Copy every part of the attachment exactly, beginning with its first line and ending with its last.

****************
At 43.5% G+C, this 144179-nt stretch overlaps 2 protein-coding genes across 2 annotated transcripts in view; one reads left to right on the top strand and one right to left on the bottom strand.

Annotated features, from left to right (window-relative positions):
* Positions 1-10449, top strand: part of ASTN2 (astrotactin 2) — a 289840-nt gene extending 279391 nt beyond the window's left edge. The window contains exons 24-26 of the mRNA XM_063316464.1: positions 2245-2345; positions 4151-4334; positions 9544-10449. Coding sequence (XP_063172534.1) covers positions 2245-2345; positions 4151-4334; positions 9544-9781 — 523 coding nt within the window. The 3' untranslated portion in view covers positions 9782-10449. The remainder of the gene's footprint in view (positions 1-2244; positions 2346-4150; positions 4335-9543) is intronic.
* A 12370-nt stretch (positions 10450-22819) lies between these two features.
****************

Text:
At 43.5% G+C, this 144179-nt stretch overlaps 2 protein-coding genes across 2 annotated transcripts in view; one reads left to right on the top strand and one right to left on the bottom strand.

Annotated features, from left to right (window-relative positions):
* Positions 1-10449, top strand: part of ASTN2 (astrotactin 2) — a 289840-nt gene extending 279391 nt beyond the window's left edge. The window contains exons 24-26 of the mRNA XM_063316464.1: positions 2245-2345; positions 4151-4334; positions 9544-10449. Coding sequence (XP_063172534.1) covers positions 2245-2345; positions 4151-4334; positions 9544-9781 — 523 coding nt within the window. The 3' untranslated portion in view covers positions 9782-10449. The remainder of the gene's footprint in view (positions 1-2244; positions 2346-4150; positions 4335-9543) is intronic.
* A 12370-nt stretch (positions 10450-22819) lies between these two features.